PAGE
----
Perhaps a couple of lines could be for the five child shepherds, their father and grandfather, blown to pieces by either an RAF or USAF missiles, illegally “patrolling” the planes near Mosul, with no UN mandate, The youngest child was five and the oldest thirteen. Your Ministry of Defence spokesperson was unable to say who dropped the missile, as the two countries worked in tandem, one ‘plane as a “minder” the other as sheep and shepherd bomber, she said. (I paraphrase.) It took villagers all day to collect enough bits of the bodies to wrap in their shrouds — to bury before sunset, as is customary — trying to make sure the pieces matched, by checking skin texture, hair – and whether remains of hands and feet were those of a very small child, slightly older ones, or adult. So little remained that they were ever uncertain whether they had in fact incorporated pieces of sheep and goats within the seven shrouds.

“Why are you bombing flocks of sheep and child shepherds?” I asked your MOD spokesperson.

“We reserve the right to take robust action if threatened”, she replied.

“By sheep …?” I asked — then gave up, despairing.

You and your partners in crime, Presidents Clinton and Bush Jr’s “boys” definitely had a down on child shepherds. In Basra, ten year old Mohammed, tending his family’s sheep, lost and eye and a foot in a bombing and Omar, about the same age, also watching a flock, was decapitated. Please devote some words to them.

Well deserved of your tribute are the five blood spattered children, hauled out of the car in which their parents had been shot dead by “coalition” troops in Tel Afar in January 2005. Covered in their parents blood, they were made to kneel on the ground, mindless with grief and terror. Surely liberated from all normality for all time. “Why did you shoot us?” Asked one: “We were just going home.”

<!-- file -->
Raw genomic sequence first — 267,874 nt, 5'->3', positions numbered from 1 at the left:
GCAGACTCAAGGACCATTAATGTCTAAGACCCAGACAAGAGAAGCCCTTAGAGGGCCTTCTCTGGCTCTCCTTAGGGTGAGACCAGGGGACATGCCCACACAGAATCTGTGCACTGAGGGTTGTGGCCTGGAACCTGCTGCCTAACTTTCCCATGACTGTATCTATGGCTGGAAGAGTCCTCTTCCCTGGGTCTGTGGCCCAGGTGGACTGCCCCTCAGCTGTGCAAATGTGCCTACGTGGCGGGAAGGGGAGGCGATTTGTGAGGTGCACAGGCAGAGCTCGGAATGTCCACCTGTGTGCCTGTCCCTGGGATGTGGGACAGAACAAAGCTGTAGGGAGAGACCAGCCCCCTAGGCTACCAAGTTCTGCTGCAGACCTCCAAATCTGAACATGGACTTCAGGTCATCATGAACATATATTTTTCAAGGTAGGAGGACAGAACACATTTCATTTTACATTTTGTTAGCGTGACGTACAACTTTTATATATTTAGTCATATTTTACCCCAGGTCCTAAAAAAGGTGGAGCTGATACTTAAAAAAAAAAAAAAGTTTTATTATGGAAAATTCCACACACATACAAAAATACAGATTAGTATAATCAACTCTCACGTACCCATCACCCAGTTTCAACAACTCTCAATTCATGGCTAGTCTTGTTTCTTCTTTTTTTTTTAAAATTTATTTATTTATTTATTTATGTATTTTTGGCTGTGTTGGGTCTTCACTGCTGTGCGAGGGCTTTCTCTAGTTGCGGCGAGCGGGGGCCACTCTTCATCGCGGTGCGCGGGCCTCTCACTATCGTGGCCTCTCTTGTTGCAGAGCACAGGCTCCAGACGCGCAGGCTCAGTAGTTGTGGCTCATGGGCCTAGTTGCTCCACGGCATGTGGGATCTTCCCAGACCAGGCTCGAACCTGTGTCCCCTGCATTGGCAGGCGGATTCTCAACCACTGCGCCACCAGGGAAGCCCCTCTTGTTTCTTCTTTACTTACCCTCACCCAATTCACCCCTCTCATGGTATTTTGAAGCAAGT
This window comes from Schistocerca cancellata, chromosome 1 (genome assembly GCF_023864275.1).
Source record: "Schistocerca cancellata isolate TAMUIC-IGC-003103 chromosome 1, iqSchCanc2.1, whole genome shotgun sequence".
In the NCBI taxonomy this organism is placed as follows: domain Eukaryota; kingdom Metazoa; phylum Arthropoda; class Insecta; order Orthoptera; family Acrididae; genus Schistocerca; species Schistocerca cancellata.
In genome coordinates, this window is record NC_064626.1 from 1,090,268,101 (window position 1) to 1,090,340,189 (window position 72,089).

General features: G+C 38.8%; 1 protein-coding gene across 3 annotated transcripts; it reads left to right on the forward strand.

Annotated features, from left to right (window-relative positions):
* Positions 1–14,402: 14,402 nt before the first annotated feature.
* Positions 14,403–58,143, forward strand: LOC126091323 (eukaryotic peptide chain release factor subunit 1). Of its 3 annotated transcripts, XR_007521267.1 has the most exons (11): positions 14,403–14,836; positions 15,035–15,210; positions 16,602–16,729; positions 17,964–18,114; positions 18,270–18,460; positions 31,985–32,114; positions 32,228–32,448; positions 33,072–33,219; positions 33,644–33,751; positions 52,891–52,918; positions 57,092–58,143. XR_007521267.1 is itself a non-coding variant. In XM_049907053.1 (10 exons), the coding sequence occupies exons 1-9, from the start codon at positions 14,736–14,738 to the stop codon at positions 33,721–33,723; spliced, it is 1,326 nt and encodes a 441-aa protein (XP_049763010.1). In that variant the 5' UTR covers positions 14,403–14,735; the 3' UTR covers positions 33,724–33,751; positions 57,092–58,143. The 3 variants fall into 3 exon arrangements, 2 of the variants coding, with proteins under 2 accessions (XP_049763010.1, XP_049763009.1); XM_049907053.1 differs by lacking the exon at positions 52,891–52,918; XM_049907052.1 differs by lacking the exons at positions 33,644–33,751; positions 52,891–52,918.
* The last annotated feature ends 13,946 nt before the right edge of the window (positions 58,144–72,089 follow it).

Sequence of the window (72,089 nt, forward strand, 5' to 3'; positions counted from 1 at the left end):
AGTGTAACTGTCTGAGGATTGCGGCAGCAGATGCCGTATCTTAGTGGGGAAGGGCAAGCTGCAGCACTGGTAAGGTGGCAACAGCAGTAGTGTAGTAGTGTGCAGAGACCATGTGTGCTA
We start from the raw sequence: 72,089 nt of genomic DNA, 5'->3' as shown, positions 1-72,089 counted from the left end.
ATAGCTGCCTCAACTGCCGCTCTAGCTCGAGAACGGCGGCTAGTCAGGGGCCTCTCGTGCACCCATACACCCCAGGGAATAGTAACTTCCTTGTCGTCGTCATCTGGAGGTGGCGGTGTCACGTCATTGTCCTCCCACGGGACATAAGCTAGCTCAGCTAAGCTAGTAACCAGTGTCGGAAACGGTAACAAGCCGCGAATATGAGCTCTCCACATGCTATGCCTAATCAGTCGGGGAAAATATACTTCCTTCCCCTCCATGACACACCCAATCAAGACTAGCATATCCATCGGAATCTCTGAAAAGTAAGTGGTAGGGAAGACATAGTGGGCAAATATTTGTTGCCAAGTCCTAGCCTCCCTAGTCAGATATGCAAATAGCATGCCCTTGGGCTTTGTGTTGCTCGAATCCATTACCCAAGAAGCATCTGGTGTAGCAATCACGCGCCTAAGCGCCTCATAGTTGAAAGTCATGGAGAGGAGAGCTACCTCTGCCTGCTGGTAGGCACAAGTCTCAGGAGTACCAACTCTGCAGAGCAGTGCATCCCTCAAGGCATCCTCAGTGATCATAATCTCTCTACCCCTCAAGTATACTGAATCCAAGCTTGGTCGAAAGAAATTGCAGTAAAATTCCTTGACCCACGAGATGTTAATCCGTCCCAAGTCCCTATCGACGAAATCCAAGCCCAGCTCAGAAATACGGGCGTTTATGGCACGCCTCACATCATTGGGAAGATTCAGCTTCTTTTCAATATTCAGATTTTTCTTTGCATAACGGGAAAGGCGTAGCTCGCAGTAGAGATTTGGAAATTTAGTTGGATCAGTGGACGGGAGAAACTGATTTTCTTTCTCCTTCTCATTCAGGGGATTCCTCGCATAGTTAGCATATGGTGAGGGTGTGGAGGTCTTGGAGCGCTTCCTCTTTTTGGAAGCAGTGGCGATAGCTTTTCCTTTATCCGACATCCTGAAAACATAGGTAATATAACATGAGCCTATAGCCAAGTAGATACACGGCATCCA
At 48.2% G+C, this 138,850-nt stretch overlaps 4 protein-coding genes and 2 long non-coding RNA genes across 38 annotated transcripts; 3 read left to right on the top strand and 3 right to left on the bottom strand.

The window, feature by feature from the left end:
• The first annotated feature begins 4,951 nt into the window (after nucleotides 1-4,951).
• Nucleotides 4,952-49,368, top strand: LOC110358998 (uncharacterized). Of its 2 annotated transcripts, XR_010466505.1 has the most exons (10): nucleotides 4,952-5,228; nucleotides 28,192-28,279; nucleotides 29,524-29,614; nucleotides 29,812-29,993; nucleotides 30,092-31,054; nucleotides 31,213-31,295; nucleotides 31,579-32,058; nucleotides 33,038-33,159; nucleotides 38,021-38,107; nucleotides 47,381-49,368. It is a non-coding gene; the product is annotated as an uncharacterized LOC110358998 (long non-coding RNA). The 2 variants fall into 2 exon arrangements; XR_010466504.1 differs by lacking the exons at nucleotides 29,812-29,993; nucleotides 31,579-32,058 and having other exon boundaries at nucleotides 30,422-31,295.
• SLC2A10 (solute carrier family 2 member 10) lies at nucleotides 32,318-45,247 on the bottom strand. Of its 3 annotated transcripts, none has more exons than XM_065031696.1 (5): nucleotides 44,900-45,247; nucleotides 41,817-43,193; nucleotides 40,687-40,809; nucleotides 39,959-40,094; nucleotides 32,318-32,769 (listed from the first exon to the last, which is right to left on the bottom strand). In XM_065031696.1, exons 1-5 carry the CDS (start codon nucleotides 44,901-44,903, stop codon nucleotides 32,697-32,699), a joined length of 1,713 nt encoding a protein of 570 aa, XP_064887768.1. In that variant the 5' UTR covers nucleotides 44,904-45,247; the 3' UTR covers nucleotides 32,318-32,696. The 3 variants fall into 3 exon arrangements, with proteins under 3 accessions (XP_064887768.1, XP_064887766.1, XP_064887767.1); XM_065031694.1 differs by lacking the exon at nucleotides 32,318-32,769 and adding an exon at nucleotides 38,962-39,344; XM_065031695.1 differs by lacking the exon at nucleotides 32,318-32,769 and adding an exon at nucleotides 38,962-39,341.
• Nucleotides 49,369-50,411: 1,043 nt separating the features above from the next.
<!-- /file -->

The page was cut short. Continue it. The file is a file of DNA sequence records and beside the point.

Between the embargo and the Downing Street untruths which culminated in the invasion, there are probably three million deaths, every one with a name, an address and a plan as to how they were going to spend the day they died. More than an article is required. But you might feel disposed to devote a line to Margaret Hassan, who headed CARE in Iraq, who had told your Foreign Affairs Committee, prior to “shock and awe”, of a country on its knees, and that an invasion would lead to: “… another lost generation of Iraqi children.” She did not skulk around with body guards, she returned to Iraq to prepare for disaster and try to ensure she had enough aid and medications to help, when it did.